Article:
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Palm Investors Brace for Takeunder

With Palm phones now selling at rock-bottom prices, the company may have trouble fetching anything not similarly discounted.

NEW YORK (TheStreet) -- As Palm (PALM) pretties up for potential buyers, investors may want to brace for an ugly takeout price.

Palm has hired bankers Goldman Sachs and Frank Quatrone's Qatalyst Partners to shop around for a buyer for the slipping smartphone outfit, according to



Palm Pre

The move comes less than four weeks after Palm cut its sales target in half, which immediately raised concerns of

survivability for Palm,

which may not have enough cash to get through the year. No shock then that the company may be exploring its options.

The problem for Palm investors is that the prospects of a big rich buyout may have passed by months ago.

Last year, when Palm was a revived upstart with a solid design in a hot smartphone market, top tier manufacturers like


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seemed like the natural next step to a big-league success. But nothing materialized and each potential partner passed on Palm.

Now, after another dismal three months of disappointing sales, the second tier of manufacturers like




have decided to steer clear of Palm. So Palm has hired a top notch sales team to try and drum up some interest.

At this point, Palm doesn't necessarily represent a big return on investment. Conventional thinking would suggest that it will take close to $1 billion just to buy Palm -- which is trading at $5.85 and currently valued at $987 million. But it will also take another $1 billion to rebuild Palm marketing and new product development to get the company back in the game.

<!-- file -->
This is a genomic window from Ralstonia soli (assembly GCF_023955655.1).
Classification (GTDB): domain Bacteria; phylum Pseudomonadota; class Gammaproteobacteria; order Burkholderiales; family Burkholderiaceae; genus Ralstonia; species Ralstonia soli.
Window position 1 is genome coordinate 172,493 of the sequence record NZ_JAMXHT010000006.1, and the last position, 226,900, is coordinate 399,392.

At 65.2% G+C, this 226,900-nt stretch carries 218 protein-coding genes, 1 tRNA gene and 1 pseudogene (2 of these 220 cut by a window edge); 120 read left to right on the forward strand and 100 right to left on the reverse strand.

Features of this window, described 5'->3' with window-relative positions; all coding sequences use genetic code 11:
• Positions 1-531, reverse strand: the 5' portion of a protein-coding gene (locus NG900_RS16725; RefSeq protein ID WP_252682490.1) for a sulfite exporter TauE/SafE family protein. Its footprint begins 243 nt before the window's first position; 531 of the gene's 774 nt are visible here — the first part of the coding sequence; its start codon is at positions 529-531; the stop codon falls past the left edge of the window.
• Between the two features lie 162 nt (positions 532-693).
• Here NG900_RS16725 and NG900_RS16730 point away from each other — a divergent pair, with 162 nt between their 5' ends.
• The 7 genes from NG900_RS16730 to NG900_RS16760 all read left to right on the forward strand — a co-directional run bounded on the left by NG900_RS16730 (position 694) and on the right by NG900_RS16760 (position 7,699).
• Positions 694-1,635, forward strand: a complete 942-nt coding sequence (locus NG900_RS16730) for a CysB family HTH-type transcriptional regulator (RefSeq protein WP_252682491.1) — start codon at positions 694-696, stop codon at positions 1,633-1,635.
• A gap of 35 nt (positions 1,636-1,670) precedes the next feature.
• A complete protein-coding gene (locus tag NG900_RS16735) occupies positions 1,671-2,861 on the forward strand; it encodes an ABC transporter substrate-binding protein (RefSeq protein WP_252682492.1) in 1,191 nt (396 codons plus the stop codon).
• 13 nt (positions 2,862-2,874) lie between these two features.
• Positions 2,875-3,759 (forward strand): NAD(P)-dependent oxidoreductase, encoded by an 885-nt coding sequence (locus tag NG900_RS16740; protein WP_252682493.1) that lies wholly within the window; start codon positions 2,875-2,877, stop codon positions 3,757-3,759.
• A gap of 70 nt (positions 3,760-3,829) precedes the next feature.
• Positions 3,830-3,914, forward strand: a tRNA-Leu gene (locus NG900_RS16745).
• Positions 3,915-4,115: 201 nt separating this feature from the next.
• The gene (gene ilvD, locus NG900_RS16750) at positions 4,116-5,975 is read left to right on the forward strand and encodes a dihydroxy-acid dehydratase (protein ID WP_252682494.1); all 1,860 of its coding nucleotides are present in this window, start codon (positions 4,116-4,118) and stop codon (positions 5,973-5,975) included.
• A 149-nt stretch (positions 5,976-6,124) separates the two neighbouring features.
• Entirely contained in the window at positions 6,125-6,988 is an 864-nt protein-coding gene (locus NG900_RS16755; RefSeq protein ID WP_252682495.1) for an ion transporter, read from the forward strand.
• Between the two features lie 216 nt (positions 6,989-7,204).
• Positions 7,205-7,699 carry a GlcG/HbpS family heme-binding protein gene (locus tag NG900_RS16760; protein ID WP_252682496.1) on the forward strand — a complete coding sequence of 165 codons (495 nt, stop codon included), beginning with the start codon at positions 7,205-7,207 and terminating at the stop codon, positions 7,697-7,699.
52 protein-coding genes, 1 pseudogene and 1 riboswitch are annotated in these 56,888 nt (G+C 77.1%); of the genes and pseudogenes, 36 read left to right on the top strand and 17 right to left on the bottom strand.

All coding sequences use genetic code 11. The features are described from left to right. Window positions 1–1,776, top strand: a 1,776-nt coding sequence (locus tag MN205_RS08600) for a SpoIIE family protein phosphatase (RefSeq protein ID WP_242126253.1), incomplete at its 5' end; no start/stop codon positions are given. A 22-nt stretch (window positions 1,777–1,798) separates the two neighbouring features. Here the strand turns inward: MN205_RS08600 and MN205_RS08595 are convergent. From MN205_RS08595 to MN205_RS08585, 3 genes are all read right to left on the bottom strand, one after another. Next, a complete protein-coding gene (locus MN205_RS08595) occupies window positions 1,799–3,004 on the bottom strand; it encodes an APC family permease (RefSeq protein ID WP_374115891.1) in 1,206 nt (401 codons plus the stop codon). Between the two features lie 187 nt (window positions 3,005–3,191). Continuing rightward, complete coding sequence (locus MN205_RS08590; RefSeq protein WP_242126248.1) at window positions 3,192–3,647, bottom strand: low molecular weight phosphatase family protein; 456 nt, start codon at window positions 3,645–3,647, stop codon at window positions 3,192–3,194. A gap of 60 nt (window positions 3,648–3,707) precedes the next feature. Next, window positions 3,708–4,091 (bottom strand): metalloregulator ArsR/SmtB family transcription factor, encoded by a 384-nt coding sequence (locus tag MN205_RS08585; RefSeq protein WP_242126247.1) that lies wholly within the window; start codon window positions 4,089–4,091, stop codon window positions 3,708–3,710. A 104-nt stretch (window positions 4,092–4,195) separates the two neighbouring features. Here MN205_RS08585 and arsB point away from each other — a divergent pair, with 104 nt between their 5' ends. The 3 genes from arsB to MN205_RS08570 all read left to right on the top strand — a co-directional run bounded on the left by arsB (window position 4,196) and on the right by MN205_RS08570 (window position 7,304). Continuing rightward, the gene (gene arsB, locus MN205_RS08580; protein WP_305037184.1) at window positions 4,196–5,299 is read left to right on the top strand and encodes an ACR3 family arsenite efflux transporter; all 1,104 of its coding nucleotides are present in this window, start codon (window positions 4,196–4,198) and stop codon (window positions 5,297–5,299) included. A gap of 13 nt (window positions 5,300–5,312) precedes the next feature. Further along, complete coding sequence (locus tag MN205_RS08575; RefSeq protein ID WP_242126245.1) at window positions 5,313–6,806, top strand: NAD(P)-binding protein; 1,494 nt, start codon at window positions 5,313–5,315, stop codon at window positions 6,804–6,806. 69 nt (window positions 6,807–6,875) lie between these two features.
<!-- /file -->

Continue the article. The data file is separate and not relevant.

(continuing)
Regrets: Palm's had a few.

Palm's road to an improbable comeback was hexed from the from the moment it took a wrong turn last spring when it formed an exclusive sales agreement with weak No. 3 telco


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. Not only was the partnership problematic,

the timing was atrocious

. Sprint launched the Palm Pre just hours before


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started selling its most popular version of the iPhone.

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Compounding the troubles, the Palm Pre hit the market with defects.

"When we came out of the chute with Sprint, there were a variety of hardware issues," CEO Jon Rubenstein told


in a

recent recap

of how the company went so quickly from phoenix to toast.

Palm Pre sales were tepid and by September,

Sprint cut the price in half to $99

, not a good sign.

All hope wasn't lost though. Palm was due to arrive at No. 1 telco


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at the beginning of the year.

But true to the hex,





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and Verizon were busy putting the final touches on the debut of an Android-powered touchscreen


phone. This was

Motorola's guts-and-glory gamble

on Google, and potentially one of the best answers for Verizon to the iPhone at


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With so much excitement building for the Droid,

Verizon had almost no interest in the slow-selling Palm

phones that had languished at Sprint. Verizon did comply with its agreement to carry the Palm phones, but last month Palm reported a mountain of Verizon phone inventory that would wipe out the sales targets.

To a potential buyer, this merely makes Palm a cheaper acquisition, but how cheap?

"Every day they wait, they are worth less," said one industry analyst referring to Palm's hoped for buyout.

For a clue where Palm pricing is headed, look no further than Verizon's new discount on the Palm phones. Verizon is now selling Palm Pre Plus for $50, which is 75% below the original price Palm had on the Pre phones.

Palm phones are in the clearance bin at Verizon. And there's a big chance that Palm, the company, is headed for an unappealing bin of its own.

-- Written by Scott Moritz in New York.